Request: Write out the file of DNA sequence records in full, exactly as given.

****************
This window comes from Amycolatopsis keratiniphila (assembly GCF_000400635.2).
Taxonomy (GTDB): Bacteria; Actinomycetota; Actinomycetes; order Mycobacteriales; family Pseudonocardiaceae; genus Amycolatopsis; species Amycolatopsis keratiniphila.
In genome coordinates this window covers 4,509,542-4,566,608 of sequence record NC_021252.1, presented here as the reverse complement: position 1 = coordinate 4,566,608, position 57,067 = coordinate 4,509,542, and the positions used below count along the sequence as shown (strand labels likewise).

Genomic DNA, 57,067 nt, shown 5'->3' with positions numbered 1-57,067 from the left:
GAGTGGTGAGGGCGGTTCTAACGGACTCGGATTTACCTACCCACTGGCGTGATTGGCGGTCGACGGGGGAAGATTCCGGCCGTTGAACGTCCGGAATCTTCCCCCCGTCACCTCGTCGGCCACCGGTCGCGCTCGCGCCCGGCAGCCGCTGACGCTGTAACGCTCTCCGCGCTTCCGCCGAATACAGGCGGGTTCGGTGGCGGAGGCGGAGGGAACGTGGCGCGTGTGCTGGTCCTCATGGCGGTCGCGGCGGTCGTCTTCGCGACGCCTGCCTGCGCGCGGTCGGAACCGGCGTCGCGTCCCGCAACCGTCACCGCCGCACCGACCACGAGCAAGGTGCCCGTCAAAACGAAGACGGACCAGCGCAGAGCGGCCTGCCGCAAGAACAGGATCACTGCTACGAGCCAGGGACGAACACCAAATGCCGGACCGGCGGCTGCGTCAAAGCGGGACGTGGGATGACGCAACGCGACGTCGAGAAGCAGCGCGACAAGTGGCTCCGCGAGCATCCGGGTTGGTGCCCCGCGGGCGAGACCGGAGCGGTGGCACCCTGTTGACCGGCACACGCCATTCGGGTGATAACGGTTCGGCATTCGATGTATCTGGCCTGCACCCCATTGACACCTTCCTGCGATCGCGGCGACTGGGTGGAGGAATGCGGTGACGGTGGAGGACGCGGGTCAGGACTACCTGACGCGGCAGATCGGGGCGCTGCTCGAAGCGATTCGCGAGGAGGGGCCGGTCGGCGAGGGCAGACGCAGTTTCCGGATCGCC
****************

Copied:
This window comes from Amycolatopsis keratiniphila (assembly GCF_000400635.2).
Taxonomy (GTDB): Bacteria; Actinomycetota; Actinomycetes; order Mycobacteriales; family Pseudonocardiaceae; genus Amycolatopsis; species Amycolatopsis keratiniphila.
In genome coordinates this window covers 4,509,542-4,566,608 of sequence record NC_021252.1, presented here as the reverse complement: position 1 = coordinate 4,566,608, position 57,067 = coordinate 4,509,542, and the positions used below count along the sequence as shown (strand labels likewise).

Genomic DNA, 57,067 nt, shown 5'->3' with positions numbered 1-57,067 from the left:
GAGTGGTGAGGGCGGTTCTAACGGACTCGGATTTACCTACCCACTGGCGTGATTGGCGGTCGACGGGGGAAGATTCCGGCCGTTGAACGTCCGGAATCTTCCCCCCGTCACCTCGTCGGCCACCGGTCGCGCTCGCGCCCGGCAGCCGCTGACGCTGTAACGCTCTCCGCGCTTCCGCCGAATACAGGCGGGTTCGGTGGCGGAGGCGGAGGGAACGTGGCGCGTGTGCTGGTCCTCATGGCGGTCGCGGCGGTCGTCTTCGCGACGCCTGCCTGCGCGCGGTCGGAACCGGCGTCGCGTCCCGCAACCGTCACCGCCGCACCGACCACGAGCAAGGTGCCCGTCAAAACGAAGACGGACCAGCGCAGAGCGGCCTGCCGCAAGAACAGGATCACTGCTACGAGCCAGGGACGAACACCAAATGCCGGACCGGCGGCTGCGTCAAAGCGGGACGTGGGATGACGCAACGCGACGTCGAGAAGCAGCGCGACAAGTGGCTCCGCGAGCATCCGGGTTGGTGCCCCGCGGGCGAGACCGGAGCGGTGGCACCCTGTTGACCGGCACACGCCATTCGGGTGATAACGGTTCGGCATTCGATGTATCTGGCCTGCACCCCATTGACACCTTCCTGCGATCGCGGCGACTGGGTGGAGGAATGCGGTGACGGTGGAGGACGCGGGTCAGGACTACCTGACGCGGCAGATCGGGGCGCTGCTCGAAGCGATTCGCGAGGAGGGGCCGGTCGGCGAGGGCAGACGCAGTTTCCGGATCGCC